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Making a Change

Steven N. Blair, Andrea L. Dunn, Bess H. Marcus, Ruth Ann Carpenter, Peter Jaret


Change doesn’t happen all at once. It’s not a light switch that you can flip on and off. Rather, it is an ongoing process of learning and relearning. Not all of us begin at the same starting point. Researchers have identified five stages of change that most people go through along the way to adopting new habits and behaviors:

1. Precontemplation (not even thinking about a new habit)

2. Contemplation (giving it a thought now and then, but not doing it)

3. Preparation (doing it irregularly)

4. Action (doing the new habit consistently but for less than six months)

5. Maintenance (maintaining the new habit for six months or more)

The point is that change takes place in stages. What’s more, progress isn’t always in one direction. For every two giant steps forward, there may be one step back. That’s normal. You may stay in the stage of contemplation for a long time before you move forward. You may go through the stage of preparation quickly. Then you may stay in action for a short time, stumble, and end up back in preparation. This isn’t a sign of failure. It’s how change happens.

Skills such as keeping track of your progress and thinking positively can help. In this book we’ll help you learn and practice these and other strategies to become physically active for a lifetime.

Active Living p4

Activity Alert

What’s Your Readiness to Change?

Knowing your stage of change can help you discover what you need to do to move forward. The questions in Assessing My Stage of Change will help you gauge where you are on the spectrum between precontemplation and maintenance. In the coming weeks, we’ll return to this form to track your progress. You can download a copy of this form from the ALED Online Web site.

Why is it helpful to know your readiness to change? Here are just a few examples.

Let’s say you find yourself in the precontemplation stage, which means you’re not even thinking about exercise. In that case, becoming aware of the many benefits of activity—and the very real dangers of a sedentary lifestyle—can provide a helpful nudge. Check out appendix B, where you’ll find handy references with advice targeted to each stage. For example, the Do I Need This? section on pages 155-156 contains advice for people in the precontemplation stage, including many reasons to become active.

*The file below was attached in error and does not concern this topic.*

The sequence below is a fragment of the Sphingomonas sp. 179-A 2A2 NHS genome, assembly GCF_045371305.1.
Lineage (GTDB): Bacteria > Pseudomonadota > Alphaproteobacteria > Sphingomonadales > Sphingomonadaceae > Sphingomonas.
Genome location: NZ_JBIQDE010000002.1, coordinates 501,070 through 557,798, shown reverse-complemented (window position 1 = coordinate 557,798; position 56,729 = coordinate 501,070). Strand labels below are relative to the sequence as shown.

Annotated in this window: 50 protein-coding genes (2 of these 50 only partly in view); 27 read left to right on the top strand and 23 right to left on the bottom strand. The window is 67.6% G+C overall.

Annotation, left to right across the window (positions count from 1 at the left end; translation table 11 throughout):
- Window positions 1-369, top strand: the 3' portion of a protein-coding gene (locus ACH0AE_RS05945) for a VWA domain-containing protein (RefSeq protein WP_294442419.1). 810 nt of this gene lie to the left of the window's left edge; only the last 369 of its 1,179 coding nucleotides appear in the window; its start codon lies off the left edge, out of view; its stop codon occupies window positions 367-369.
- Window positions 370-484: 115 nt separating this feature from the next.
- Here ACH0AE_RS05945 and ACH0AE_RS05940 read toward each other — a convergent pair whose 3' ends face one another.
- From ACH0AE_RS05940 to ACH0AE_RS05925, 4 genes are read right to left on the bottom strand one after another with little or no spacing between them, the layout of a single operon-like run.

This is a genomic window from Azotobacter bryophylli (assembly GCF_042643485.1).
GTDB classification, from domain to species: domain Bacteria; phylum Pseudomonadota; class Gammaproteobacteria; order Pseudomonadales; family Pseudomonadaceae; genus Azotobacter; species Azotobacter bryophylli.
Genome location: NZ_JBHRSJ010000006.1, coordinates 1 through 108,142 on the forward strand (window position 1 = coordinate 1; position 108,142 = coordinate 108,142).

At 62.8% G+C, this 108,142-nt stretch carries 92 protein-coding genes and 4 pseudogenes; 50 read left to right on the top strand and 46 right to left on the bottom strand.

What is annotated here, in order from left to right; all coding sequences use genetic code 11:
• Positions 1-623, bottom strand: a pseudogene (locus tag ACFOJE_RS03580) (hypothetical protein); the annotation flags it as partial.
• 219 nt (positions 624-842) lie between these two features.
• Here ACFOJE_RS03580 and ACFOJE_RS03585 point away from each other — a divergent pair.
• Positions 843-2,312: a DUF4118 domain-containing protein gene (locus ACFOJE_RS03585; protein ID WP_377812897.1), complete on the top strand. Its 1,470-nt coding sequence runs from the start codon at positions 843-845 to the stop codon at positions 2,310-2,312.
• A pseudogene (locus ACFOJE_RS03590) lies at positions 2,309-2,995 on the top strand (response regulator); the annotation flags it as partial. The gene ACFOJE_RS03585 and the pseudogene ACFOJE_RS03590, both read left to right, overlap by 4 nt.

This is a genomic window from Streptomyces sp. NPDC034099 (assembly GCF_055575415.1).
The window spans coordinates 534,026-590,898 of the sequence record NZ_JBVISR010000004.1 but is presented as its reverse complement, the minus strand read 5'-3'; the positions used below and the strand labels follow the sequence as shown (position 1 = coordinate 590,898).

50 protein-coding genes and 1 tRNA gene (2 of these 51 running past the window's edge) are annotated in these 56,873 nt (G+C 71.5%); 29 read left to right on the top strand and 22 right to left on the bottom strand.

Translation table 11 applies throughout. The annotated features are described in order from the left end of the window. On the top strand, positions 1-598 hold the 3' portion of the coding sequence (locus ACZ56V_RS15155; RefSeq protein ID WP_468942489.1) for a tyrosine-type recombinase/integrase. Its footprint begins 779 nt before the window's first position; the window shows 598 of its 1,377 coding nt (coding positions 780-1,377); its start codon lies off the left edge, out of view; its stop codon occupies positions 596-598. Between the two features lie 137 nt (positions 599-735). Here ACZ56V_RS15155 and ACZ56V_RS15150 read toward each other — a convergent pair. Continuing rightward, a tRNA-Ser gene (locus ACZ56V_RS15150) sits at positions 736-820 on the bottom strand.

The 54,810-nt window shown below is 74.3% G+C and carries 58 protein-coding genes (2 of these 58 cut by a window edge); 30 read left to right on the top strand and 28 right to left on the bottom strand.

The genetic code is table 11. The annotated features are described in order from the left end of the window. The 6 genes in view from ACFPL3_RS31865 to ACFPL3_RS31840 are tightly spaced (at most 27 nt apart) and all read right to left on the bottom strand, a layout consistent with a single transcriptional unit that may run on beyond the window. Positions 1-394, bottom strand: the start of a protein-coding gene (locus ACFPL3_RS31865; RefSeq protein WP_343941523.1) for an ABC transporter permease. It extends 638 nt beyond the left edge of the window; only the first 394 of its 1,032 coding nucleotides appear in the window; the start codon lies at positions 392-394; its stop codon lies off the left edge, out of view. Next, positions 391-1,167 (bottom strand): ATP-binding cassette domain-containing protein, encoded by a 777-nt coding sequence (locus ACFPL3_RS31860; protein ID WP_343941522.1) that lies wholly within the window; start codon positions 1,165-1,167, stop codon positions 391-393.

Let’s imagine you’re in the contemplation stage. You’re thinking about being more active, even if you haven’t acted on that thought yet. Advice on how to get started can help. Check out the Try It, You’ll Like It section on pages 156-157.

Alternatively, let’s say you’re in the preparation stage. Then you can use tips on overcoming obstacles. Check out the On My Way section on pages 157-158.

You get the idea. The stages of change model can help you know yourself better. It can also point you toward the advice that will be most helpful in moving forward.

Did You Know?

Moderate-intensity activity is equivalent to a brisk walk. How brisk is brisk? The answer depends on many factors, including your health, age, and overall fitness level. The average middle-aged and older adult walking at a moderate-intensity pace would complete a mile (1.6 km) in 15 to 20 minutes. Research studies by us and others have shown that at least 150 minutes per week of any moderately intense physical activity will improve the health and physical and mental functioning of sedentary adults. Studies also show that 75 minutes of vigorous physical activity each week offer the same benefits.

This is an excerpt from Active Living Every Day, Second Edition.



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